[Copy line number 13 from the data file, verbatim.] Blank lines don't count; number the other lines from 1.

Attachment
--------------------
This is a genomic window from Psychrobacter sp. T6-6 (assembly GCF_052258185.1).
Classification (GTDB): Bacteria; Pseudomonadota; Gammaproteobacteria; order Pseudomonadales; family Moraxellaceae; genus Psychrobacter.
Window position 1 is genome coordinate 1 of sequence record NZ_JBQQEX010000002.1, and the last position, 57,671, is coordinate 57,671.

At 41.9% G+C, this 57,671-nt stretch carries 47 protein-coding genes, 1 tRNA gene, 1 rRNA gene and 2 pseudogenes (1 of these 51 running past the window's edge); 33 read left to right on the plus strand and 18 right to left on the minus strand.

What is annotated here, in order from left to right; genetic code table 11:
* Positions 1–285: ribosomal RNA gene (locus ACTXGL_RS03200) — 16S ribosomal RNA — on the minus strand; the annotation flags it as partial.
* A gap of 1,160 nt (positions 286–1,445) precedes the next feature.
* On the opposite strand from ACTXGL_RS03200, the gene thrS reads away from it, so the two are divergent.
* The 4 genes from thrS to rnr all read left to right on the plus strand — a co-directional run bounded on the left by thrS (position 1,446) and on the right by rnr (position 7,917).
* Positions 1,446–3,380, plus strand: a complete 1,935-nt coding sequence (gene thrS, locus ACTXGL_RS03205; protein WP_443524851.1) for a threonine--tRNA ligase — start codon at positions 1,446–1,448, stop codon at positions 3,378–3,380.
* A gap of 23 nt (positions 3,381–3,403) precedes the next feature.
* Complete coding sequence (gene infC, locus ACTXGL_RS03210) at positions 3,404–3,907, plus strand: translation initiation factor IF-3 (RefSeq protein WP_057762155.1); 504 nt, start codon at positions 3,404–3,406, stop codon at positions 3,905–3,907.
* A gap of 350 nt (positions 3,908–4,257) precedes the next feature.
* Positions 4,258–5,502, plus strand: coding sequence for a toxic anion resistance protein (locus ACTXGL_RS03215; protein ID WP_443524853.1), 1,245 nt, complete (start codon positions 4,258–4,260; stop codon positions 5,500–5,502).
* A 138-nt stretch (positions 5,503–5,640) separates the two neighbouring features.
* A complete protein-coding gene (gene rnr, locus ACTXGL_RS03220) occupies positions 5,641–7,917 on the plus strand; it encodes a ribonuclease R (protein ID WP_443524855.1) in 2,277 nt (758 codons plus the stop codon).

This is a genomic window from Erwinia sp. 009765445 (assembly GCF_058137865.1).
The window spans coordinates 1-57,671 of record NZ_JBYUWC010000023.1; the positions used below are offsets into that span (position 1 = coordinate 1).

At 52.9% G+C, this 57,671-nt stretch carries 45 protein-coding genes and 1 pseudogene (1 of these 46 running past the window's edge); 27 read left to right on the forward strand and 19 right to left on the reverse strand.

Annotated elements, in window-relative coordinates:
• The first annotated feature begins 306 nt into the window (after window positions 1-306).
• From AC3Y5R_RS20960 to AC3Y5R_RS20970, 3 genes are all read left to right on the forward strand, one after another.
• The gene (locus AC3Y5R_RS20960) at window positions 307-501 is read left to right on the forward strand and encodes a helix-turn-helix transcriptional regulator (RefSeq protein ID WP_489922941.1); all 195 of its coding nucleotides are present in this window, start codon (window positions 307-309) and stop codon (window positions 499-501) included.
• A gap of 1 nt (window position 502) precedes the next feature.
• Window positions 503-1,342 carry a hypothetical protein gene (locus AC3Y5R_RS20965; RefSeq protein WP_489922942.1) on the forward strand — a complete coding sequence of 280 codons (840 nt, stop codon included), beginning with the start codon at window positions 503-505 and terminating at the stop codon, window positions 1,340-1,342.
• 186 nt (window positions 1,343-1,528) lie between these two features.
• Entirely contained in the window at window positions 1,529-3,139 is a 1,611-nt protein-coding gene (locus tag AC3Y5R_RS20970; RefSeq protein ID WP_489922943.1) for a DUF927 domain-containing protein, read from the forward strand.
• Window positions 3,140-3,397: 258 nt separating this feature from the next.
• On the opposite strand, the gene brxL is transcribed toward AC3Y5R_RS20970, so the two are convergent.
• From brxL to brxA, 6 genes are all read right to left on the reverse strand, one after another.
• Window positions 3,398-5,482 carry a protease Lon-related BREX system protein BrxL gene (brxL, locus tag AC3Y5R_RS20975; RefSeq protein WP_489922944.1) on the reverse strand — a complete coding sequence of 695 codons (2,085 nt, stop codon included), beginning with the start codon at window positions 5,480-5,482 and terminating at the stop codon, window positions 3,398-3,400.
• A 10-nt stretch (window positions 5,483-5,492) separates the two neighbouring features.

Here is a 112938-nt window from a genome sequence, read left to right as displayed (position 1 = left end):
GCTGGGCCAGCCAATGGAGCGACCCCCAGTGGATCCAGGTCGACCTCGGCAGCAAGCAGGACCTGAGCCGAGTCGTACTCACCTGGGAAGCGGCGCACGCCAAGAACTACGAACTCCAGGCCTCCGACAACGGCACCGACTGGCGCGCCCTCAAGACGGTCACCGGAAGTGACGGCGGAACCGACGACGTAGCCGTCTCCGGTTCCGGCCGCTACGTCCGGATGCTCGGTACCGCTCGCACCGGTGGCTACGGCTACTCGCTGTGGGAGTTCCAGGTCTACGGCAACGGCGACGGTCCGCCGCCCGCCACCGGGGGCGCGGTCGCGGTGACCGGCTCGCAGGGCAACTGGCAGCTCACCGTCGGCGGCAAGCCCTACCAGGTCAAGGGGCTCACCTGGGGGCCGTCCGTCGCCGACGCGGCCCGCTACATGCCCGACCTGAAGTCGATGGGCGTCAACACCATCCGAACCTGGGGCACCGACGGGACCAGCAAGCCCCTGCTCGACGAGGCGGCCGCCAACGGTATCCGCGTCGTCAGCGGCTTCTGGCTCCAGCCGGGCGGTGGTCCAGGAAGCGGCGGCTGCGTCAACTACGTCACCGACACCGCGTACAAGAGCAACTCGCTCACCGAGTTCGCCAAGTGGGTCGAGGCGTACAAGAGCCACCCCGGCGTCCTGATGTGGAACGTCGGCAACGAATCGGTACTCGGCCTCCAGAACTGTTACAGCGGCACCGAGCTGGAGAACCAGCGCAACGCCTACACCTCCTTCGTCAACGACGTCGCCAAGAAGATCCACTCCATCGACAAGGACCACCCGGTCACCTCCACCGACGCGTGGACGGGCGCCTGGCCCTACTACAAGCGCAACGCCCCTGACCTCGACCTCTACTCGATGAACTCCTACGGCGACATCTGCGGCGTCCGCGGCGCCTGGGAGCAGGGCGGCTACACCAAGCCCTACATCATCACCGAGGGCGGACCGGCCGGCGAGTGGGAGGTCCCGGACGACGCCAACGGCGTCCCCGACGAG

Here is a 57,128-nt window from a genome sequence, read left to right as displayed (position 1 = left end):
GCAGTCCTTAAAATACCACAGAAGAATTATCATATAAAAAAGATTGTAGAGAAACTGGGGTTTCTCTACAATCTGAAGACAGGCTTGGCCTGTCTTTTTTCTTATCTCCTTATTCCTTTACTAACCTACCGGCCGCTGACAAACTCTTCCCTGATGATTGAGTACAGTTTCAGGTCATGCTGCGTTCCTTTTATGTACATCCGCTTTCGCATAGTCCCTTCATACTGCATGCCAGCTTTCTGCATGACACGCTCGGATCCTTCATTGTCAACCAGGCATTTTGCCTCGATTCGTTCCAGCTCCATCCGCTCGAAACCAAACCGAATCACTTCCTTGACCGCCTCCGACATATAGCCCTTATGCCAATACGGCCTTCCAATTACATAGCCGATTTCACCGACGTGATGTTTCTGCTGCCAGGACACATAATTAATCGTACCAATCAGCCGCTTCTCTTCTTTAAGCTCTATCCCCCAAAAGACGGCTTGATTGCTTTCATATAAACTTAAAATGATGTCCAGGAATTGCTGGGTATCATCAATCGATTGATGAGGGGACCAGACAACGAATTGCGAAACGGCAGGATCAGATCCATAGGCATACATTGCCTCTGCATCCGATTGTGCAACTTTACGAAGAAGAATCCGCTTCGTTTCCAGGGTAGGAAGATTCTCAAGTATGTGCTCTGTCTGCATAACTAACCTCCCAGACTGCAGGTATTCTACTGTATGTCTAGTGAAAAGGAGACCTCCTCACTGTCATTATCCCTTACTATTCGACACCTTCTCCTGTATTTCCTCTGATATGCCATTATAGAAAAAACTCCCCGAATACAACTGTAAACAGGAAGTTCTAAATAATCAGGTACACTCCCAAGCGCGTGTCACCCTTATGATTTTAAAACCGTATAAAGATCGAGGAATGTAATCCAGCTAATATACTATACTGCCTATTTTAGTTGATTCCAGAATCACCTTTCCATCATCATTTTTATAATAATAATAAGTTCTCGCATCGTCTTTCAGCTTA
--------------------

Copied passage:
* A gap of 350 nt (positions 3,908–4,257) precedes the next feature.